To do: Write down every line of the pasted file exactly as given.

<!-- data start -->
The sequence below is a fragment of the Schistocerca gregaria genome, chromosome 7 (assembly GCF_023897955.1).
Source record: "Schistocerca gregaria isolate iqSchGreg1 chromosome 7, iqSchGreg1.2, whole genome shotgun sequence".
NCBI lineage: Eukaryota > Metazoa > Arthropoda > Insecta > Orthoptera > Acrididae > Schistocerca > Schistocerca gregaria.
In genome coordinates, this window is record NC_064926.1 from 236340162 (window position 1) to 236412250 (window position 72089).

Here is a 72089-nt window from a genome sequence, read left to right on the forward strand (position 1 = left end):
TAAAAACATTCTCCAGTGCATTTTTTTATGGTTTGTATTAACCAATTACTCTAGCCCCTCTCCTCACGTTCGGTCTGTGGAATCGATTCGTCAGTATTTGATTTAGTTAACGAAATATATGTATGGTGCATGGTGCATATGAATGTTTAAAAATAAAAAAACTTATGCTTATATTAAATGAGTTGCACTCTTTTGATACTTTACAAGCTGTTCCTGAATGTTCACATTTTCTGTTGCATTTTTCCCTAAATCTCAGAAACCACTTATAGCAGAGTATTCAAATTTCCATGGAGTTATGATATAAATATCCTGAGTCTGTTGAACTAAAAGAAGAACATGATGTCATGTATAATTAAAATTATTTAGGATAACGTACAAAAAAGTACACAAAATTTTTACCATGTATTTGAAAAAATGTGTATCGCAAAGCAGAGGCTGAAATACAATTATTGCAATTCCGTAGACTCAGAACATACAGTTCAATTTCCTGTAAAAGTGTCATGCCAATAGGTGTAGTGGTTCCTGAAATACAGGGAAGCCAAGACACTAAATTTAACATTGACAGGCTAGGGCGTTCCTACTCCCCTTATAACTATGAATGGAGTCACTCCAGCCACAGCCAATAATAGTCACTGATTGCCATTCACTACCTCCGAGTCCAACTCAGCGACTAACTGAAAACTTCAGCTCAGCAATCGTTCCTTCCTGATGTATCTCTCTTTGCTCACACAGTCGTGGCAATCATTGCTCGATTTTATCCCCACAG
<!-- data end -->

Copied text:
The sequence below is a fragment of the Schistocerca gregaria genome, chromosome 7 (assembly GCF_023897955.1).
Source record: "Schistocerca gregaria isolate iqSchGreg1 chromosome 7, iqSchGreg1.2, whole genome shotgun sequence".
NCBI lineage: Eukaryota > Metazoa > Arthropoda > Insecta > Orthoptera > Acrididae > Schistocerca > Schistocerca gregaria.
In genome coordinates, this window is record NC_064926.1 from 236340162 (window position 1) to 236412250 (window position 72089).

Here is a 72089-nt window from a genome sequence, read left to right on the forward strand (position 1 = left end):
TAAAAACATTCTCCAGTGCATTTTTTTATGGTTTGTATTAACCAATTACTCTAGCCCCTCTCCTCACGTTCGGTCTGTGGAATCGATTCGTCAGTATTTGATTTAGTTAACGAAATATATGTATGGTGCATGGTGCATATGAATGTTTAAAAATAAAAAAACTTATGCTTATATTAAATGAGTTGCACTCTTTTGATACTTTACAAGCTGTTCCTGAATGTTCACATTTTCTGTTGCATTTTTCCCTAAATCTCAGAAACCACTTATAGCAGAGTATTCAAATTTCCATGGAGTTATGATATAAATATCCTGAGTCTGTTGAACTAAAAGAAGAACATGATGTCATGTATAATTAAAATTATTTAGGATAACGTACAAAAAAGTACACAAAATTTTTACCATGTATTTGAAAAAATGTGTATCGCAAAGCAGAGGCTGAAATACAATTATTGCAATTCCGTAGACTCAGAACATACAGTTCAATTTCCTGTAAAAGTGTCATGCCAATAGGTGTAGTGGTTCCTGAAATACAGGGAAGCCAAGACACTAAATTTAACATTGACAGGCTAGGGCGTTCCTACTCCCCTTATAACTATGAATGGAGTCACTCCAGCCACAGCCAATAATAGTCACTGATTGCCATTCACTACCTCCGAGTCCAACTCAGCGACTAACTGAAAACTTCAGCTCAGCAATCGTTCCTTCCTGATGTATCTCTCTTTGCTCACACAGTCGTGGCAATCATTGCTCGATTTTATCCCCACAG